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The Ivory Bill·Birds·Shorebirds

Spotted Sandpipers, Actitis macularius

Spotted sandpipers foraging among rocks in the shallows.
​Spotted Sandpipers are widely distributed across North and South America. They are found in a variety of habitats, including freshwater lakes, rivers, streams, ponds, marshes, and coastal areas.

Sandpipers use their long bills to catch insects and invertebrates in wetlands and mudflats. They forage in the shallows of lakes, rivers, ponds, and other freshwater bodies.

Their nesting season typically occurs from late spring to early summer. They construct their nests on the ground, usually near the water’s edge. The nests are shallow depressions lined with grasses, leaves, and other plant materials. The female builds the nest.

After the nest is completed, the female Spotted Sandpiper lays a clutch of typically 4 eggs. The eggs are well-camouflaged and blend in with the surroundings. The female alone incubates the eggs for about 20 to 24 days until they hatch.

The chicks are precocial, relatively capable and mobile shortly after birth. The female provides most of the care for the chicks, while the male guards the territory. During their early stages of life, Spotted Sandpiper chicks face various vulnerabilities. They are at risk of predation from mammals, birds of prey, and other predators.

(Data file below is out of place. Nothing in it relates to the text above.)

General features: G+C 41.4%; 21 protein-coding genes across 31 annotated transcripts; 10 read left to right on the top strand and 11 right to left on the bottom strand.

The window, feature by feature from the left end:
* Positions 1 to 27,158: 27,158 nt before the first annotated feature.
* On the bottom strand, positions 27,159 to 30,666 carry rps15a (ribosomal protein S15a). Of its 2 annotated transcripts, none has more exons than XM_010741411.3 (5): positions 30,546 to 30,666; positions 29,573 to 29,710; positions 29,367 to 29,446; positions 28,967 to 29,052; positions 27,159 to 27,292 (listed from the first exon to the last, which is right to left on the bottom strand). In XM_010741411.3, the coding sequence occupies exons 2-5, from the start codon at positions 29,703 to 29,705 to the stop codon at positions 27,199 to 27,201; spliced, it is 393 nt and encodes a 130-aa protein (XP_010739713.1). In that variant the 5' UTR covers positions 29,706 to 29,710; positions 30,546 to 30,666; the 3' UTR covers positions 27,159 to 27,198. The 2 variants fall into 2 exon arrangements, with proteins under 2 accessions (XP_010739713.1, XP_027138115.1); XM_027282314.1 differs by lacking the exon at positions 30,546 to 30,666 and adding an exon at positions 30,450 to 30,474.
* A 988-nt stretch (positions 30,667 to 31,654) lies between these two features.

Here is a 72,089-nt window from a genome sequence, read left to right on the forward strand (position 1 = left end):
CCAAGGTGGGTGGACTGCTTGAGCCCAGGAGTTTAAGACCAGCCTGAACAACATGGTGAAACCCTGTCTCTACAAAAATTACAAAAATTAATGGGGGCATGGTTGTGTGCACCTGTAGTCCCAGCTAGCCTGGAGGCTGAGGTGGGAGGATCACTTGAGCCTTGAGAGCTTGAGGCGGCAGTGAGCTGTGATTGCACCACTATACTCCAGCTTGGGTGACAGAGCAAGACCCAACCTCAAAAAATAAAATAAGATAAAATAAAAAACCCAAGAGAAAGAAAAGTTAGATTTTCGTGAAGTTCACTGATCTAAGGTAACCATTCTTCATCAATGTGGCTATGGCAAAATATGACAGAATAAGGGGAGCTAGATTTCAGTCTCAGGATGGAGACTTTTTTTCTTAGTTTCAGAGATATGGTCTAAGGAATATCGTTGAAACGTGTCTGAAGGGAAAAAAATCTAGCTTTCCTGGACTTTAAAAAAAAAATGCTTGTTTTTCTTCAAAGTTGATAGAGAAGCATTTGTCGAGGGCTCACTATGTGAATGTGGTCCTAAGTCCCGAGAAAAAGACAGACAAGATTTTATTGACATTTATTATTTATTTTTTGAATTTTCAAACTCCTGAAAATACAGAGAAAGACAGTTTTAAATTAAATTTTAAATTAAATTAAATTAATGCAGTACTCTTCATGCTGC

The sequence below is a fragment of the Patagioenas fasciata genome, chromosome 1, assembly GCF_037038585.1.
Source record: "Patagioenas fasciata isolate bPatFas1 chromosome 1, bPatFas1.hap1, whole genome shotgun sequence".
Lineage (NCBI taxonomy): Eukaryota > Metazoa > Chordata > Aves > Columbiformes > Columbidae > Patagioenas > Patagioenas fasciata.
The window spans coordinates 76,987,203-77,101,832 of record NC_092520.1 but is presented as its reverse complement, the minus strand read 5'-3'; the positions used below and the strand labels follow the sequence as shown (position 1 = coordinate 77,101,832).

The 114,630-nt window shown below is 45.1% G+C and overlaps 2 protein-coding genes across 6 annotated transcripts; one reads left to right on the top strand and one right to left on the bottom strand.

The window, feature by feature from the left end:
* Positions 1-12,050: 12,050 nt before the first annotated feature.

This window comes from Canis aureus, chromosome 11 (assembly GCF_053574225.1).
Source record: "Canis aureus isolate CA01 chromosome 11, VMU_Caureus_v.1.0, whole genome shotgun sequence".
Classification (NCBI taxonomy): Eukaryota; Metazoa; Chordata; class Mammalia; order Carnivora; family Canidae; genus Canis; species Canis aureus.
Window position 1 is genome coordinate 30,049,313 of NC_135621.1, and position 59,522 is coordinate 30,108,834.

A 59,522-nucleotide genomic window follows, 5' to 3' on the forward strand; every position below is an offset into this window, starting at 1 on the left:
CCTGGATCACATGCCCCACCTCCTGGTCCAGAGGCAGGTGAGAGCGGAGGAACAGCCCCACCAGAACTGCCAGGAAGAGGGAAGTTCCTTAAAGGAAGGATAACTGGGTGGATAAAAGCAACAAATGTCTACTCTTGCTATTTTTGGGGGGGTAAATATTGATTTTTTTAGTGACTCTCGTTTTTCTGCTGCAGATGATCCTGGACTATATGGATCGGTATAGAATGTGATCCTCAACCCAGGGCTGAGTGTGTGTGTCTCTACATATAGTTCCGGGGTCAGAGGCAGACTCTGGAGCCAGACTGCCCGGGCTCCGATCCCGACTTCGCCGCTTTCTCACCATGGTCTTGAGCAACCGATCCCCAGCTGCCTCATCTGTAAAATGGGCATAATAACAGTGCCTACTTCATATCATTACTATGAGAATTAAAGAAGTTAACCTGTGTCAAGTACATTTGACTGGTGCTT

Spotted Sandpiper chicks begin foraging for food shortly after hatching. They follow their parents along the water’s edge, imitating their foraging techniques. The chicks use their small bills to peck and pick at the mud and shallow water to capture insects and invertebrates.

The diet of Spotted Sandpiper chicks primarily consists of small aquatic insects, insect larvae, and other tiny invertebrates found in their freshwater habitats. These include small aquatic beetles, mayflies, damselflies, dragonflies, and various other water-dwelling invertebrates. They forage near the water’s edge, picking and pecking at the mud and shallow water to capture their prey.

The chicks fledge when they are around 18 to 22 days old. After fledging, the young birds continue to be cared for by the female for a short period. Over time, the chicks develop the skills needed to forage independently. As they become more proficient at finding their own food, they gradually become less reliant on parental care and start to become more independent and gradually fend for themselves.

Spotted Sandpipers are migratory birds that undergo seasonal movements between their nesting and wintering grounds. As fall approaches and temperatures drop, they migrate southward to regions in Central and South America, including countries like Venezuela, Colombia, Ecuador, Peru, and Brazil.